It has been observed that opposite changes in cardiac workload result in similar changes in cardiac gene expression. In the current study, the hypothesis that altered gene expression in vivo results in altered substrate fluxes in vitro was tested. Hearts were perfused for 60 minutes with Krebs-Henseleit buffer containing glucose (5 mmol/L) and oleate (0.4 mmol/L). At 30 minutes, either insulin (1 mU/mL) or epinephrine (1 μmol/L) was added. Hearts weighed 35% less after unloading and 25% more after aortic banding. Contractile function in vitro was decreased in transplanted and unchanged in banded hearts. Epinephrine, but not insulin, increased cardiac power. Basal glucose oxidation was initially decreased and then increased by aortic banding. The stimulatory effects of insulin or epinephrine on glucose oxidation were reduced or abolished by unloading, and transiently reduced by banding. Oleate oxidation correlated with cardiac power both before and after stimulation with epinephrine, whereas glucose oxidation correlated only after stimulation. Malonyl-coenzyme A levels did not correlate with rates of fatty acid oxidation. Pyruvate dehydrogenase was not affected by banding or unloading. It was concluded (1) that atrophy and hypertrophy both decrease insulin responsiveness and shift myocardial substrate preference to glucose, consistent with a shift to a fetal pattern of energy consumption; and (2) that the isoform-specific changes that develop in vivo do not change the regulation of key metabolic enzymes when assayed in vitro.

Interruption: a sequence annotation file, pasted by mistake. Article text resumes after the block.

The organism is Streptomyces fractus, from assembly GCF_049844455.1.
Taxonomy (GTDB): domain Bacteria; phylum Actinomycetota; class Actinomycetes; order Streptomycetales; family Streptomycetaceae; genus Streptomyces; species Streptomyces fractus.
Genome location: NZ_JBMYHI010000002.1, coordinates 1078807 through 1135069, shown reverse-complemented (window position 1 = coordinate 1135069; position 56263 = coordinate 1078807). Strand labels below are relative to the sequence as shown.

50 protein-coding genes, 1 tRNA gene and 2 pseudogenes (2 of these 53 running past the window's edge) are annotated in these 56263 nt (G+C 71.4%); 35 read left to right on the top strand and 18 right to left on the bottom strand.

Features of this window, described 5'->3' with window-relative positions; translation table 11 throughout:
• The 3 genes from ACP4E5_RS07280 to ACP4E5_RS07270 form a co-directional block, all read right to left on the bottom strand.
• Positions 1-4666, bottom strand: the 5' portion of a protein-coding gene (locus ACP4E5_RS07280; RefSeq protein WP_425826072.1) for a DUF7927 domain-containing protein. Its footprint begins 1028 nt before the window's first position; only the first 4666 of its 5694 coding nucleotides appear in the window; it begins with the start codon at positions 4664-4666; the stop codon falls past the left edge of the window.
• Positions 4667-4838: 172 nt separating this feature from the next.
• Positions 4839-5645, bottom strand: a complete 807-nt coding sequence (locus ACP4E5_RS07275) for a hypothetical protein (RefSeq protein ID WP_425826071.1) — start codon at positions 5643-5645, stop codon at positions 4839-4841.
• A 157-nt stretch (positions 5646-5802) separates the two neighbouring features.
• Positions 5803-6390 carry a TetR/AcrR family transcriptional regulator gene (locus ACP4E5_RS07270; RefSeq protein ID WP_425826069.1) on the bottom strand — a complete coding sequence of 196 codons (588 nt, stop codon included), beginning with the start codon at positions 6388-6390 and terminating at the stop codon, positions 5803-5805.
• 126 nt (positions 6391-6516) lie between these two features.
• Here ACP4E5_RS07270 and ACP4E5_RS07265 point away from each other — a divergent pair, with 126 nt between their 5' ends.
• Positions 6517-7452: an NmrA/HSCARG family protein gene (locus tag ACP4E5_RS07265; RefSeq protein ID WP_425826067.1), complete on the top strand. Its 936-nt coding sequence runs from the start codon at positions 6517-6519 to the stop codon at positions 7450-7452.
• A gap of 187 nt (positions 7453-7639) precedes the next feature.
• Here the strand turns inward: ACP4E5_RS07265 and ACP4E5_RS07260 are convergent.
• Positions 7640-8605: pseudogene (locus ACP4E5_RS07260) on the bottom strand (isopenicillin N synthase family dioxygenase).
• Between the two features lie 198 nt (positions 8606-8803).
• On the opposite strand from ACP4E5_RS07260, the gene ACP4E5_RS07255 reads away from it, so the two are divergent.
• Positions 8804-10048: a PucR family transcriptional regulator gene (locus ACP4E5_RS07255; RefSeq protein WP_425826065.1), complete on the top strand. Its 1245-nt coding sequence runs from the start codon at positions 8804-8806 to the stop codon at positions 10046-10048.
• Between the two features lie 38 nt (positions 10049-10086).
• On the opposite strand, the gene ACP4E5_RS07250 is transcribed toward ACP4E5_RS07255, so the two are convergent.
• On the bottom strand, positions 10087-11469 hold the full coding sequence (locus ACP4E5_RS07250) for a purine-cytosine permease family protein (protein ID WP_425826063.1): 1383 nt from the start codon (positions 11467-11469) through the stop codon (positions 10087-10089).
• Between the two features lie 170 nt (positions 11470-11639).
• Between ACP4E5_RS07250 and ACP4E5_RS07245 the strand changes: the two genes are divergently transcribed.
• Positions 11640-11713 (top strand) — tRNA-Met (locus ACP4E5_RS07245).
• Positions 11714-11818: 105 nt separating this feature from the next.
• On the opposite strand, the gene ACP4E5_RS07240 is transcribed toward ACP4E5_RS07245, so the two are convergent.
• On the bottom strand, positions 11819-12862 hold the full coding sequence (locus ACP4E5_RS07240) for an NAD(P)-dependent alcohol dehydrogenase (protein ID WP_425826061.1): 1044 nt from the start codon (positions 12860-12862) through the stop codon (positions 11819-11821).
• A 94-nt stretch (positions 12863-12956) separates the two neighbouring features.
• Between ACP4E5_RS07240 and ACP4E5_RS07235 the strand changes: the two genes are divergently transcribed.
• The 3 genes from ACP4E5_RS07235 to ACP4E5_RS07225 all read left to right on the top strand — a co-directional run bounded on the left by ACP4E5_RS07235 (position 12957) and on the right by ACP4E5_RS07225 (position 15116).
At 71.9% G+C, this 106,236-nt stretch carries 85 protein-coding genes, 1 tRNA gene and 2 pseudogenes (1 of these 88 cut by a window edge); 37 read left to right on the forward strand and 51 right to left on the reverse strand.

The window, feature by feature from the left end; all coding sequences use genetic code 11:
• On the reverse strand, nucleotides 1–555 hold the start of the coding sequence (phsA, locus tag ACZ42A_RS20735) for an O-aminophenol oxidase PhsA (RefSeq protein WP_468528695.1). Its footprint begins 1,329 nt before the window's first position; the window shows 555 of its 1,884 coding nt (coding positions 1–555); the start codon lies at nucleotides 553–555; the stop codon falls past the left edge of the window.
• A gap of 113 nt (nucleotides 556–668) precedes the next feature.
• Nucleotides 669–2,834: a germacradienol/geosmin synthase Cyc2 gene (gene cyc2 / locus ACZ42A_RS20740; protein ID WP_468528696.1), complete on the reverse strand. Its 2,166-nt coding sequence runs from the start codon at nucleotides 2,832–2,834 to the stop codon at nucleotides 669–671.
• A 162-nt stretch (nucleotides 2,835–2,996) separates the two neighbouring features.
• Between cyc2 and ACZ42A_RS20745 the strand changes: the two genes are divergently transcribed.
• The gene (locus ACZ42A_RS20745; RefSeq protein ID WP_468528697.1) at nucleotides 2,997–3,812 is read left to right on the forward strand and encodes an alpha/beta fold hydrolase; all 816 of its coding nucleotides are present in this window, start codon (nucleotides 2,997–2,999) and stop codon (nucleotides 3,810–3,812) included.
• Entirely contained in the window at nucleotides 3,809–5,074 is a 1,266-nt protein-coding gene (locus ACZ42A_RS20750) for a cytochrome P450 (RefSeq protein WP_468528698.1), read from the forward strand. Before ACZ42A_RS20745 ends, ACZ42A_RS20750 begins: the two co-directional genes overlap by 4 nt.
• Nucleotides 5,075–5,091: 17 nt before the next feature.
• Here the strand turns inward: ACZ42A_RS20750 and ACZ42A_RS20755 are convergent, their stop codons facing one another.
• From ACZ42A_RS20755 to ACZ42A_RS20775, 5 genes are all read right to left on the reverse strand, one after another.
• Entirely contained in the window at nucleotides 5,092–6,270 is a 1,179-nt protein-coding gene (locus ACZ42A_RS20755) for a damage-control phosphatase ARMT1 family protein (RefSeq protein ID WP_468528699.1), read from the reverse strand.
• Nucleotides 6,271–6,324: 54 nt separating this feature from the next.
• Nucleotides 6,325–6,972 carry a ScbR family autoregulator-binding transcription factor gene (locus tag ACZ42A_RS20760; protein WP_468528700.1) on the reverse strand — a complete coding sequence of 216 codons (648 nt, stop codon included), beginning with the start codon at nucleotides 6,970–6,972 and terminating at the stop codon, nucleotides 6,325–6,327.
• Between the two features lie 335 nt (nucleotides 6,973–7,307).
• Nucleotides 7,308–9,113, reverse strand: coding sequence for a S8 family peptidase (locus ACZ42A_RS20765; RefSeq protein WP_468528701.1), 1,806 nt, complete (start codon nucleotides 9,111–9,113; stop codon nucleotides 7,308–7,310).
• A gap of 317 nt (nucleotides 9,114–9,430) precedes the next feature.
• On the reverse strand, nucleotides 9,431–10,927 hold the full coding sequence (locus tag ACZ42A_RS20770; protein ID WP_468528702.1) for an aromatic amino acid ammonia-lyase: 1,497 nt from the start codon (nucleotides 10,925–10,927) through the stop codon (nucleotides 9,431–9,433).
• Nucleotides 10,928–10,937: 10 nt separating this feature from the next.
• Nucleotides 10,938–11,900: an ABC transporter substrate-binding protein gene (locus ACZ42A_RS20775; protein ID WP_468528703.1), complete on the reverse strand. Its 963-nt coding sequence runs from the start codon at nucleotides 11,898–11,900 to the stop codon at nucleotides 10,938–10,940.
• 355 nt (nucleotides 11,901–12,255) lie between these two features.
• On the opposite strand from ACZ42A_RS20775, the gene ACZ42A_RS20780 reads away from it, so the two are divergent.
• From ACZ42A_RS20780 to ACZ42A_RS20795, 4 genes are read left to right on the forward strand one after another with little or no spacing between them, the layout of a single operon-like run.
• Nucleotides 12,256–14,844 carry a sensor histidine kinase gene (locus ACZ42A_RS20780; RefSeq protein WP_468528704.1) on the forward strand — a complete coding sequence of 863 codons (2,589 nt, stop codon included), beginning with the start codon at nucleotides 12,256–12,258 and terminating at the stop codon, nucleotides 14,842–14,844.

ASJC Scopus subject areas
- Endocrinology, Diabetes and Metabolism